Mr. Kristof grew up on a sheep and cherry farm near Yamhill, Oregon. He graduated Phi Beta Kappa from Harvard College and then studied law at Oxford University on a Rhodes Scholarship, graduating with first class honors. He later studied Arabic in Cairo and Chinese in Taipei. While working in France after high school, he caught the travel bug and began backpacking around Africa and Asia during his student years, writing articles to cover his expenses. Mr. Kristof has lived on four continents, reported on six, and traveled to more than 140 countries, plus all 50 states, every Chinese province and every main Japanese island. He’s also one of the very few Americans to be at least a two-time visitor to every member of the Axis of Evil. During his travels, he has had unpleasant experiences with malaria, mobs and an African airplane crash.
After joining The New York Times in 1984, initially covering economics, he served as a Times correspondent in Los Angeles, Hong Kong, Beijing and Tokyo. He also covered presidential politics and is the author of the chapter on President George W. Bush in the reference book “The Presidents.” He later was Associate Managing Editor of the Times, responsible for Sunday editions.
In 1990 Mr. Kristof and his wife, Sheryl WuDunn, then also a Times journalist, won a Pulitzer Prize for their coverage of China’s Tiananmen Square democracy movement. They were the first married couple to win a Pulitzer for journalism. Mr. Kristof won a second Pulitzer in 2006, for commentary for what the judges called “his graphic, deeply reported columns that, at personal risk, focused attention on genocide in Darfur and that gave voice to the voiceless in other parts of the world.” He has also won other prizes including the George Polk Award, the Overseas Press Club award, the Michael Kelly award, the Online News Association award and the American Society of Newspaper Editors award. Mr. Kristof has taken a special interest in Web journalism and was the first blogger on The New York Times Web site; he also twitters and has a Facebook fan page and a channel on YouTube. A documentary about him, “Reporter,” premiered at Sundance Film Festival in 2009 and will be shown on HBO.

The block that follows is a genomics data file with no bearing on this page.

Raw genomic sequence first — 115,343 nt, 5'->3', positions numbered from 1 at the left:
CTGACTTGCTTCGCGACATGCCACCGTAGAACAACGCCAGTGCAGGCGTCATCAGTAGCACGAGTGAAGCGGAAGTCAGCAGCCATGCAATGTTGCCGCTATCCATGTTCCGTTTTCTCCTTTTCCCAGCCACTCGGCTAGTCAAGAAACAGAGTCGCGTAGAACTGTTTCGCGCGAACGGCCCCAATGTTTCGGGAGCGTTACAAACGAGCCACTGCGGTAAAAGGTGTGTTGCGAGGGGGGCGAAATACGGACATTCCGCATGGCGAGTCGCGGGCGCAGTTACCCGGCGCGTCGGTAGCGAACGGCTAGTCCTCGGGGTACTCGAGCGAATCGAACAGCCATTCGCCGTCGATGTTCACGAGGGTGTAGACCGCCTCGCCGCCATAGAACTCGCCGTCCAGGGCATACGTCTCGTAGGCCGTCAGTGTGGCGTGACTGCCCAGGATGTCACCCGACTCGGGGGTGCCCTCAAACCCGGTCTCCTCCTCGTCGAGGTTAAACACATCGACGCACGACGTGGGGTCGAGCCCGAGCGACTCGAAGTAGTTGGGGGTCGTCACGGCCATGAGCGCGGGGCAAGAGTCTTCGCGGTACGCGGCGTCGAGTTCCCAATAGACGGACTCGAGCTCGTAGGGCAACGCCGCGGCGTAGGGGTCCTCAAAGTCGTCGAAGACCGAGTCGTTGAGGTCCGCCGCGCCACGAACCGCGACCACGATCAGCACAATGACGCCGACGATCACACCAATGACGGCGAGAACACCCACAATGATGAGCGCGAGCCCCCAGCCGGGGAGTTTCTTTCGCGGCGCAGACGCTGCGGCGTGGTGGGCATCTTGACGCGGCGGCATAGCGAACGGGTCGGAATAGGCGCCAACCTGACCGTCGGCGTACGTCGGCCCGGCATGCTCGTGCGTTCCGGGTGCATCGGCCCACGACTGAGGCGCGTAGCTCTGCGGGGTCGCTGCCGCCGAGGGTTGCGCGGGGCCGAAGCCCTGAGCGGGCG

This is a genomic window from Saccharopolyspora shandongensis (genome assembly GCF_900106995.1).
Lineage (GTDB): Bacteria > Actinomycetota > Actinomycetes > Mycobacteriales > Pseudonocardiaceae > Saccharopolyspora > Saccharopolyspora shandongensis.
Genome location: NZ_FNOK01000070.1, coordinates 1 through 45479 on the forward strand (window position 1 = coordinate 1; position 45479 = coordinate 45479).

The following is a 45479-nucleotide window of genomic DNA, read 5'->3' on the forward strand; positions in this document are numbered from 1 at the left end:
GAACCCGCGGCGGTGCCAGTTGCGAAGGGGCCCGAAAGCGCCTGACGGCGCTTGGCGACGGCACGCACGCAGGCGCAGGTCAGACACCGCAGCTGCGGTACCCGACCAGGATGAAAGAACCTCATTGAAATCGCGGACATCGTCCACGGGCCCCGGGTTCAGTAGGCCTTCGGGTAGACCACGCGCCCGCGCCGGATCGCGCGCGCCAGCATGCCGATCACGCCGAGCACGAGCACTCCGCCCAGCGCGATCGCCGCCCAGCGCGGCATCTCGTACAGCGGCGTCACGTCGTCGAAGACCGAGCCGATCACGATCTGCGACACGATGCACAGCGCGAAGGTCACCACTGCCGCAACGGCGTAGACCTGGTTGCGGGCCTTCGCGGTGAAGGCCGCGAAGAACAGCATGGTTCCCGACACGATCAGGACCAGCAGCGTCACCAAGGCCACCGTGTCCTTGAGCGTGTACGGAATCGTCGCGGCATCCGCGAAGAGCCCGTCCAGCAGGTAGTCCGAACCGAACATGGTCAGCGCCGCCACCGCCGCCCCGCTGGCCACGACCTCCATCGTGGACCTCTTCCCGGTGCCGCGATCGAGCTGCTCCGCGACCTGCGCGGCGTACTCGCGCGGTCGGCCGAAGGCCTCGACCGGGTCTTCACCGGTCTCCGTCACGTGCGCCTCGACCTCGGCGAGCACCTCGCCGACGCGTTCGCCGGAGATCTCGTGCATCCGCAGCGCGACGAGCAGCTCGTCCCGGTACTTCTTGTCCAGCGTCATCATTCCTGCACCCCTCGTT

In his column, Mr. Kristof was an early opponent of the Iraq war, and among the first to warn that we were losing ground to the Taliban in southern Afghanistan. He was among the first to raise doubts about WMD in Iraq, he was the first to report that President Bush’s State of the Union claim about Iraq seeking uranium from Africa was contradicted by the administration’s own investigation. His columns have often focused on global health, poverty and gender issues in the developing world. In particular, since 2004 he has written dozens of columns about Darfur and visited the area ten times.
Mr. Kristof and Ms. WuDunn are authors of “China Wakes: The Struggle for the Soul of a Rising Power” and “Thunder from the East: Portrait of a Rising Asia.” Their next book, “Half the Sky: From Oppression to Opportunity for Women Worldwide,” will be published by Knopf in September. Mr. Kristof and Ms. WuDunn are the parents of Gregory, Geoffrey and Caroline. Mr. Kristof enjoys running, backpacking, and having his Chinese and Japanese corrected by his children.
– Accessed on 09/01/17 from nytimes.com/ref/opinion/KRISTOF-BIO.html?_r=0